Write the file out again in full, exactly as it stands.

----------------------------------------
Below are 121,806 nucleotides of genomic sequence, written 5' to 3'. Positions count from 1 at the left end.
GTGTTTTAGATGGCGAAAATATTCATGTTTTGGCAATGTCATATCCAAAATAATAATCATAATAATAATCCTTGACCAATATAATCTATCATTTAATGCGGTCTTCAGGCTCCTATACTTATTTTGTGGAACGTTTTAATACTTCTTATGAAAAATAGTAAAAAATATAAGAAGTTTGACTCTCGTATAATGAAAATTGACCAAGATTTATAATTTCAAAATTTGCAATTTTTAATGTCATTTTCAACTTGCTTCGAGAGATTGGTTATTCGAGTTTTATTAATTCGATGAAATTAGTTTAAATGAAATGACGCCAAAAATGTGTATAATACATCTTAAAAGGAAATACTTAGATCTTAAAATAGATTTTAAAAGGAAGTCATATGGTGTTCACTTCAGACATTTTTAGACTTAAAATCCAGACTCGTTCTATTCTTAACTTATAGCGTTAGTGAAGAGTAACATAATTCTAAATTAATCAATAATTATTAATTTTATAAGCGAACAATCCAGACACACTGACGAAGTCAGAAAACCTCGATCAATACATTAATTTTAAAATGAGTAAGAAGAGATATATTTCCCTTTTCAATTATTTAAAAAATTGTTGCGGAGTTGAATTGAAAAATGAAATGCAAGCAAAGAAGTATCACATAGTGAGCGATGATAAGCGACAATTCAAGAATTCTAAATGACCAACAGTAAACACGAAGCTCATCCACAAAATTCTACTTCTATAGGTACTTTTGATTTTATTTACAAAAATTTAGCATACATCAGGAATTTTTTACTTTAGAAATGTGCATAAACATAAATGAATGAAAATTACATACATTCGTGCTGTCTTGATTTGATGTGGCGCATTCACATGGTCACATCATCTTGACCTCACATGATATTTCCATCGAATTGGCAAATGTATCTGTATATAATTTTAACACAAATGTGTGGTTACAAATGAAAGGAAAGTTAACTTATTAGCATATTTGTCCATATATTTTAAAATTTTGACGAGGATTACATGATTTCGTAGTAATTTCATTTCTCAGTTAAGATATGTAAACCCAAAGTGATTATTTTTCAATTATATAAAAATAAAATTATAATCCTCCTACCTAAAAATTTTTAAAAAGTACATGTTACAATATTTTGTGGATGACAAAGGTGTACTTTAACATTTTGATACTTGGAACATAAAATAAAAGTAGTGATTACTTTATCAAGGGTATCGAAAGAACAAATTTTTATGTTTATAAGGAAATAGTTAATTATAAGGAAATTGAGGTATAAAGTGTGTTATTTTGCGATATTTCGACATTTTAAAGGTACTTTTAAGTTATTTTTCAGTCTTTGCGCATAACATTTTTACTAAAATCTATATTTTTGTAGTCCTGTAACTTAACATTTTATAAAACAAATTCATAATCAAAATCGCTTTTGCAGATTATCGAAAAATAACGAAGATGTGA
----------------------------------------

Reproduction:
Below are 121,806 nucleotides of genomic sequence, written 5' to 3'. Positions count from 1 at the left end.
GTGTTTTAGATGGCGAAAATATTCATGTTTTGGCAATGTCATATCCAAAATAATAATCATAATAATAATCCTTGACCAATATAATCTATCATTTAATGCGGTCTTCAGGCTCCTATACTTATTTTGTGGAACGTTTTAATACTTCTTATGAAAAATAGTAAAAAATATAAGAAGTTTGACTCTCGTATAATGAAAATTGACCAAGATTTATAATTTCAAAATTTGCAATTTTTAATGTCATTTTCAACTTGCTTCGAGAGATTGGTTATTCGAGTTTTATTAATTCGATGAAATTAGTTTAAATGAAATGACGCCAAAAATGTGTATAATACATCTTAAAAGGAAATACTTAGATCTTAAAATAGATTTTAAAAGGAAGTCATATGGTGTTCACTTCAGACATTTTTAGACTTAAAATCCAGACTCGTTCTATTCTTAACTTATAGCGTTAGTGAAGAGTAACATAATTCTAAATTAATCAATAATTATTAATTTTATAAGCGAACAATCCAGACACACTGACGAAGTCAGAAAACCTCGATCAATACATTAATTTTAAAATGAGTAAGAAGAGATATATTTCCCTTTTCAATTATTTAAAAAATTGTTGCGGAGTTGAATTGAAAAATGAAATGCAAGCAAAGAAGTATCACATAGTGAGCGATGATAAGCGACAATTCAAGAATTCTAAATGACCAACAGTAAACACGAAGCTCATCCACAAAATTCTACTTCTATAGGTACTTTTGATTTTATTTACAAAAATTTAGCATACATCAGGAATTTTTTACTTTAGAAATGTGCATAAACATAAATGAATGAAAATTACATACATTCGTGCTGTCTTGATTTGATGTGGCGCATTCACATGGTCACATCATCTTGACCTCACATGATATTTCCATCGAATTGGCAAATGTATCTGTATATAATTTTAACACAAATGTGTGGTTACAAATGAAAGGAAAGTTAACTTATTAGCATATTTGTCCATATATTTTAAAATTTTGACGAGGATTACATGATTTCGTAGTAATTTCATTTCTCAGTTAAGATATGTAAACCCAAAGTGATTATTTTTCAATTATATAAAAATAAAATTATAATCCTCCTACCTAAAAATTTTTAAAAAGTACATGTTACAATATTTTGTGGATGACAAAGGTGTACTTTAACATTTTGATACTTGGAACATAAAATAAAAGTAGTGATTACTTTATCAAGGGTATCGAAAGAACAAATTTTTATGTTTATAAGGAAATAGTTAATTATAAGGAAATTGAGGTATAAAGTGTGTTATTTTGCGATATTTCGACATTTTAAAGGTACTTTTAAGTTATTTTTCAGTCTTTGCGCATAACATTTTTACTAAAATCTATATTTTTGTAGTCCTGTAACTTAACATTTTATAAAACAAATTCATAATCAAAATCGCTTTTGCAGATTATCGAAAAATAACGAAGATGTGA